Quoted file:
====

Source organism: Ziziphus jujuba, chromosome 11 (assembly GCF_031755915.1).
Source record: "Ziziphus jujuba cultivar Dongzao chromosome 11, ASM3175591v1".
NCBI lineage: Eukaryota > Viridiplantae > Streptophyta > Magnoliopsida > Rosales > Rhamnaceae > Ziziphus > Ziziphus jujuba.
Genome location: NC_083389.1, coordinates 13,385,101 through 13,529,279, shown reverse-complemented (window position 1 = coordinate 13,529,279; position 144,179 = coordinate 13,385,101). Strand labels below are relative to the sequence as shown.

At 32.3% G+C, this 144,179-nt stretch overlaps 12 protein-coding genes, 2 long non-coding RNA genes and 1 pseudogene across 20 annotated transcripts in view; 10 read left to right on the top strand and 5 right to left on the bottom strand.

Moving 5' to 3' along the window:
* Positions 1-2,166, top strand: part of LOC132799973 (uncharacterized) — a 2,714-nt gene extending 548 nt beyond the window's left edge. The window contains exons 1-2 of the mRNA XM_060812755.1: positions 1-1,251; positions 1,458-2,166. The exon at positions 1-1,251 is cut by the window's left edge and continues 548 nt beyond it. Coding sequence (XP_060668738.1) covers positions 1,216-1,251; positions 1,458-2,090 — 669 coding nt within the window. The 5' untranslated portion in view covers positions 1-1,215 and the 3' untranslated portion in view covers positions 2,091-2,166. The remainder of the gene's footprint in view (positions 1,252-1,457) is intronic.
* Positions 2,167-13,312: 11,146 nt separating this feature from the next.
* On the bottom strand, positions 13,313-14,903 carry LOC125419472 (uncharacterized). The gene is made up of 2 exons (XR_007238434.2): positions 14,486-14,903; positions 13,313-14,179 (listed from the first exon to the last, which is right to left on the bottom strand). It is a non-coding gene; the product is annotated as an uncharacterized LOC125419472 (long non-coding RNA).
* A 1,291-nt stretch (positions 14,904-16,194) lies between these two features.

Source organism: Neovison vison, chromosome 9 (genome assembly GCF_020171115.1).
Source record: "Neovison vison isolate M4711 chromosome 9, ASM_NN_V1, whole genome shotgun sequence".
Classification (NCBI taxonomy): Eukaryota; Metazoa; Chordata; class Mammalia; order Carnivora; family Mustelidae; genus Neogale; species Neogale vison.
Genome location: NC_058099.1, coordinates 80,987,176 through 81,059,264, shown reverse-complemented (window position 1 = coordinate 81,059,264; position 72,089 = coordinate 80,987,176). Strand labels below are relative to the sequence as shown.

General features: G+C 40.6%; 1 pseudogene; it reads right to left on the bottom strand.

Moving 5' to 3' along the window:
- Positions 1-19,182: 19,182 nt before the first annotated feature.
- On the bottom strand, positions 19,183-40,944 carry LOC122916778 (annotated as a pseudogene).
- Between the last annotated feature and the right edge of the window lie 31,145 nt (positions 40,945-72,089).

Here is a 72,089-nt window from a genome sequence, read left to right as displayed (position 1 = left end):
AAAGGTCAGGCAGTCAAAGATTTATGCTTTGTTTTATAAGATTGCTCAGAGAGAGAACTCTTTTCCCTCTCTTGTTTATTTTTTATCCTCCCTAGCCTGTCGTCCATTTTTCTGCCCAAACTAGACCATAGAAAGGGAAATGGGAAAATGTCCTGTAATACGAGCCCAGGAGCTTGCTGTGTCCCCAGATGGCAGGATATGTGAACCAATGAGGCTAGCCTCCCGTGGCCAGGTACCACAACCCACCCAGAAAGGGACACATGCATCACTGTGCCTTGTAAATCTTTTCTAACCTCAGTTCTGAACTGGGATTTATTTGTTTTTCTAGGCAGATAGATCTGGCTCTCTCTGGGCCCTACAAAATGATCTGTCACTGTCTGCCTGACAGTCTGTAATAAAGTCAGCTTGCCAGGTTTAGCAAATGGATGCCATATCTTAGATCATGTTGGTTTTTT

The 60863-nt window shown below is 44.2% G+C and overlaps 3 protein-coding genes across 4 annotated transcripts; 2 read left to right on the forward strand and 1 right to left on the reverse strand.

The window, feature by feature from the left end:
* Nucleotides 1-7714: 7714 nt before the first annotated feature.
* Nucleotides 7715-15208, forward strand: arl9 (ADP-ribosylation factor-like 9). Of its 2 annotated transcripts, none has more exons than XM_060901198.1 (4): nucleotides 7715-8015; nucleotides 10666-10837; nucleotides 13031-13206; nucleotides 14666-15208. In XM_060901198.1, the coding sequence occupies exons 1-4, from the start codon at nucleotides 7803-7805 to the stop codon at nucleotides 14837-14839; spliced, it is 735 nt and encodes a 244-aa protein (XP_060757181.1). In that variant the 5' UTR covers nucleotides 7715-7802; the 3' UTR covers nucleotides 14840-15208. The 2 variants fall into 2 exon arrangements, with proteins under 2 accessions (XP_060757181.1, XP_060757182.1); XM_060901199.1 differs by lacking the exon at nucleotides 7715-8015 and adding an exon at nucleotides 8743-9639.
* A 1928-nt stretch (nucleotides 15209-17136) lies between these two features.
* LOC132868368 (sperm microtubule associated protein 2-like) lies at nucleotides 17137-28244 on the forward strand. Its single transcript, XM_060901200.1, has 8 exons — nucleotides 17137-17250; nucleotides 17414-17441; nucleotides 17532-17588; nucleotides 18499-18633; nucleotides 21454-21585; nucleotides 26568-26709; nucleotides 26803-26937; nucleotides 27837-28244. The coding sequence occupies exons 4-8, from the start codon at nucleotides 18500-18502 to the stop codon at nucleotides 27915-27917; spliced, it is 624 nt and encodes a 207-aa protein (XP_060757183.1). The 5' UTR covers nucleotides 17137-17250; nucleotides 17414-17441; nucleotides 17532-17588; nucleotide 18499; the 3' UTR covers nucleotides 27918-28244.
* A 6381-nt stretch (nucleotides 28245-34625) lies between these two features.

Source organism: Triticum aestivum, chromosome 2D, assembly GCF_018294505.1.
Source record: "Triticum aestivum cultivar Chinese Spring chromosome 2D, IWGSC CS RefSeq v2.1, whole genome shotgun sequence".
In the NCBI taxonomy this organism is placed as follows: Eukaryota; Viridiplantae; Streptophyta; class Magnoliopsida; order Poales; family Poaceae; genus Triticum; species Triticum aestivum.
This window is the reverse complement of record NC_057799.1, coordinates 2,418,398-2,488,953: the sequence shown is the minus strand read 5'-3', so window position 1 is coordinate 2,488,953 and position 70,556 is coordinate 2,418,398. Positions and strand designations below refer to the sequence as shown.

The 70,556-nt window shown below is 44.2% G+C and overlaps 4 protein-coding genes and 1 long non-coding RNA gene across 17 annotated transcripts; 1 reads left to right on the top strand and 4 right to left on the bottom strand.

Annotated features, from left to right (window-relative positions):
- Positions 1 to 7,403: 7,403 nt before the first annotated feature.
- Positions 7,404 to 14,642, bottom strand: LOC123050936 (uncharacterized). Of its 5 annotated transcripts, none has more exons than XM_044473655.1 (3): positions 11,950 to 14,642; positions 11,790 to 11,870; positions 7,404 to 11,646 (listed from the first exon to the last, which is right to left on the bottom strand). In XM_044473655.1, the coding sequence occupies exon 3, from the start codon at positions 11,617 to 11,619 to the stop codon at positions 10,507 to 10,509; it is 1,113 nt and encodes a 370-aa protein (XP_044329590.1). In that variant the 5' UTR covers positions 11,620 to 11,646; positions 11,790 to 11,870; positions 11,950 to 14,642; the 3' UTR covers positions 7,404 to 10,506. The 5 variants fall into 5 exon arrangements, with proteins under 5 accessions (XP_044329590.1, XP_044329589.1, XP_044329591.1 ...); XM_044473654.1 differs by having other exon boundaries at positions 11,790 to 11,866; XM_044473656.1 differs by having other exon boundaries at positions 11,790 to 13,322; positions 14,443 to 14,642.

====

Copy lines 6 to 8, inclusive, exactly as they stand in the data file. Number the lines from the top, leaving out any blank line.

Moving 5' to 3' along the window:
* Positions 1-2,166, top strand: part of LOC132799973 (uncharacterized) — a 2,714-nt gene extending 548 nt beyond the window's left edge. The window contains exons 1-2 of the mRNA XM_060812755.1: positions 1-1,251; positions 1,458-2,166. The exon at positions 1-1,251 is cut by the window's left edge and continues 548 nt beyond it. Coding sequence (XP_060668738.1) covers positions 1,216-1,251; positions 1,458-2,090 — 669 coding nt within the window. The 5' untranslated portion in view covers positions 1-1,215 and the 3' untranslated portion in view covers positions 2,091-2,166. The remainder of the gene's footprint in view (positions 1,252-1,457) is intronic.
* Positions 2,167-13,312: 11,146 nt separating this feature from the next.